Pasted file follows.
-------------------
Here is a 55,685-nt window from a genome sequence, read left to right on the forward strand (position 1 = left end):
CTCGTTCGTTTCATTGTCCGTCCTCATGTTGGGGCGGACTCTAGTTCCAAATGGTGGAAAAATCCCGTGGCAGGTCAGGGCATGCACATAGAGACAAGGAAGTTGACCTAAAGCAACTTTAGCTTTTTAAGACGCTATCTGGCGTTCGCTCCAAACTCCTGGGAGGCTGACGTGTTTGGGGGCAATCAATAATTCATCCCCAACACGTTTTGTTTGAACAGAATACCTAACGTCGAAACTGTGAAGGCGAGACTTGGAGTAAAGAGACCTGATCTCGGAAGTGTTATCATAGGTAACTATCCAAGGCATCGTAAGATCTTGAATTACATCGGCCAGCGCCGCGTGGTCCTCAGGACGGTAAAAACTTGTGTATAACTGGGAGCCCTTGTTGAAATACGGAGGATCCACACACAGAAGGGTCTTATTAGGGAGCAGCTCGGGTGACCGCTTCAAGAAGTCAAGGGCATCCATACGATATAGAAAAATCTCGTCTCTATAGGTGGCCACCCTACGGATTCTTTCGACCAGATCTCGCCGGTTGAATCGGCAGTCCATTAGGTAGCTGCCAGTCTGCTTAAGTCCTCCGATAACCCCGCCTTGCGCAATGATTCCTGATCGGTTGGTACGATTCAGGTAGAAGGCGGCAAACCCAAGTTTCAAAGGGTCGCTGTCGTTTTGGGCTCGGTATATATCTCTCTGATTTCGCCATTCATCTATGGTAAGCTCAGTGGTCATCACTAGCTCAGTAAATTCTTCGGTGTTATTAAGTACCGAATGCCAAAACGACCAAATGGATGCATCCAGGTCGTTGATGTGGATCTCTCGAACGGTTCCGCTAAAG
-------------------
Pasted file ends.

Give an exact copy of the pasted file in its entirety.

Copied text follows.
Here is a 55,685-nt window from a genome sequence, read left to right on the forward strand (position 1 = left end):
CTCGTTCGTTTCATTGTCCGTCCTCATGTTGGGGCGGACTCTAGTTCCAAATGGTGGAAAAATCCCGTGGCAGGTCAGGGCATGCACATAGAGACAAGGAAGTTGACCTAAAGCAACTTTAGCTTTTTAAGACGCTATCTGGCGTTCGCTCCAAACTCCTGGGAGGCTGACGTGTTTGGGGGCAATCAATAATTCATCCCCAACACGTTTTGTTTGAACAGAATACCTAACGTCGAAACTGTGAAGGCGAGACTTGGAGTAAAGAGACCTGATCTCGGAAGTGTTATCATAGGTAACTATCCAAGGCATCGTAAGATCTTGAATTACATCGGCCAGCGCCGCGTGGTCCTCAGGACGGTAAAAACTTGTGTATAACTGGGAGCCCTTGTTGAAATACGGAGGATCCACACACAGAAGGGTCTTATTAGGGAGCAGCTCGGGTGACCGCTTCAAGAAGTCAAGGGCATCCATACGATATAGAAAAATCTCGTCTCTATAGGTGGCCACCCTACGGATTCTTTCGACCAGATCTCGCCGGTTGAATCGGCAGTCCATTAGGTAGCTGCCAGTCTGCTTAAGTCCTCCGATAACCCCGCCTTGCGCAATGATTCCTGATCGGTTGGTACGATTCAGGTAGAAGGCGGCAAACCCAAGTTTCAAAGGGTCGCTGTCGTTTTGGGCTCGGTATATATCTCTCTGATTTCGCCATTCATCTATGGTAAGCTCAGTGGTCATCACTAGCTCAGTAAATTCTTCGGTGTTATTAAGTACCGAATGCCAAAACGACCAAATGGATGCATCCAGGTCGTTGATGTGGATCTCTCGAACGGTTCCGCTAAAG